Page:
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Belles Heures of Jean de France, duc de Berry, 1405–1408/9. Herman, Paul, and Jean de Limbourg (Franco-Netherlandish, active in France by 1399–1416). French; Made in Paris. Ink, tempera, and gold leaf on vellum; 9 3/8 x 6 5/8 in. (23.8 x 16.8 cm). The Metropolitan Museum of Art, New York, The Cloisters Collection, 1954 (54.1.1).
Saint Catherine Cycle
Saint Catherine Tended by Angels, Folio 17v
Empress Faustina, wife of emperor Maxentius, goes to visit Catherine in prison, where she sees angels tending the saint’s wounds, an astonishing sight that led to her own conversion. This rarely represented scene featuring Catherine’s beautiful nude body takes place both within and outside a complex architectural structure seen from below that appears to extend below and beyond the picture frame.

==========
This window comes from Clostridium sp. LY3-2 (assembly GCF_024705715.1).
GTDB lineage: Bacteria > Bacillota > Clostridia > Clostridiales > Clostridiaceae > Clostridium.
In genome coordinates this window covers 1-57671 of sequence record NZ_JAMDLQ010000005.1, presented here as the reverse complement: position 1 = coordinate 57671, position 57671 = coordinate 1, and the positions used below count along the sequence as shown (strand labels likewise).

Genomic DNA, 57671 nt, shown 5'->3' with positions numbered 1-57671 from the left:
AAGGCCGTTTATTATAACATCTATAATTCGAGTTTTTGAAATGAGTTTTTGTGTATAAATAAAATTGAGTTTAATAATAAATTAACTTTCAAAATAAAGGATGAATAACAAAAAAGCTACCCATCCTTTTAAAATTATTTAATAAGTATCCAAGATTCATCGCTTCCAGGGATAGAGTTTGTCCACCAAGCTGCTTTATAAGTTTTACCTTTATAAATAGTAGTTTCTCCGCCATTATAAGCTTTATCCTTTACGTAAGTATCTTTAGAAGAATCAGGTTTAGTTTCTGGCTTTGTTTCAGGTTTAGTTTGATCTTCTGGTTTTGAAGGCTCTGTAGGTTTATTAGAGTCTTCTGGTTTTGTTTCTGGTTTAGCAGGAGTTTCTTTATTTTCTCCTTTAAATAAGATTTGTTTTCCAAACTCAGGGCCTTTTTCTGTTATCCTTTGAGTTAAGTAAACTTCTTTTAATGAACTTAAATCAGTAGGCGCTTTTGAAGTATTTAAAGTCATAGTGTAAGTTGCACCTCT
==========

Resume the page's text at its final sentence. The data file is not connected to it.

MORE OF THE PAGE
Listen to a sample from the exhibition Audio Guide:
Audio Guide Transcript
Tom Campbell: Art historian Wendy Stein.
Wendy Stein: In the scene on the left, Saint Catherine is being visited by the queen. And she had been thrown into prison and had been injured before being thrown into prison, had been beaten. So when she goes into prison, she is visited by this group of angels who tend to her and put salve on her wounds. And the queen, who’s been given access illegally, really, by the jailer, who’s just behind the queen—the queen sees these angels and she’s so struck by the vision that she decides that she is going to convert, which ultimately leads to her downfall.
In fact, the page on the right [Folio 18r] has the queen being beheaded because the king found out that she got that special access and that she had gone in. And so this is one of the unusual situations where we’re looking at a bifolium, but it actually is the correct relationship the way it would have been once the book was bound, because this would have been the center bifolio of the gathering.